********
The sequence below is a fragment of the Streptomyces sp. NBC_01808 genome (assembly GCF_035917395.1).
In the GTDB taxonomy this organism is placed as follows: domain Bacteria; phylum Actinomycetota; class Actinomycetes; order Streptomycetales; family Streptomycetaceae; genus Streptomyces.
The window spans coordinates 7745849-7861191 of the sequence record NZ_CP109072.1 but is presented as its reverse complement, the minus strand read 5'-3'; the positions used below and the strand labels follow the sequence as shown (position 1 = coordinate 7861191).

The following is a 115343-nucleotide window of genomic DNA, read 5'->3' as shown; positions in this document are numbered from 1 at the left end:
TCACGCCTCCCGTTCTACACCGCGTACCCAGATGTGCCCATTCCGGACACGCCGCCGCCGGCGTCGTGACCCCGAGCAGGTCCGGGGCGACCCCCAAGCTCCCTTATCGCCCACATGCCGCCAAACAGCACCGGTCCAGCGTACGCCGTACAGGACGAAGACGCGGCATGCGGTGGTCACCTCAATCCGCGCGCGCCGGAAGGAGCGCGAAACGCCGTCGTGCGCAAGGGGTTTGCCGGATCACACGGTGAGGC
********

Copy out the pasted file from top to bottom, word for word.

The sequence below is a fragment of the Streptomyces sp. NBC_01808 genome (assembly GCF_035917395.1).
In the GTDB taxonomy this organism is placed as follows: domain Bacteria; phylum Actinomycetota; class Actinomycetes; order Streptomycetales; family Streptomycetaceae; genus Streptomyces.
The window spans coordinates 7745849-7861191 of the sequence record NZ_CP109072.1 but is presented as its reverse complement, the minus strand read 5'-3'; the positions used below and the strand labels follow the sequence as shown (position 1 = coordinate 7861191).

The following is a 115343-nucleotide window of genomic DNA, read 5'->3' as shown; positions in this document are numbered from 1 at the left end:
TCACGCCTCCCGTTCTACACCGCGTACCCAGATGTGCCCATTCCGGACACGCCGCCGCCGGCGTCGTGACCCCGAGCAGGTCCGGGGCGACCCCCAAGCTCCCTTATCGCCCACATGCCGCCAAACAGCACCGGTCCAGCGTACGCCGTACAGGACGAAGACGCGGCATGCGGTGGTCACCTCAATCCGCGCGCGCCGGAAGGAGCGCGAAACGCCGTCGTGCGCAAGGGGTTTGCCGGATCACACGGTGAGGC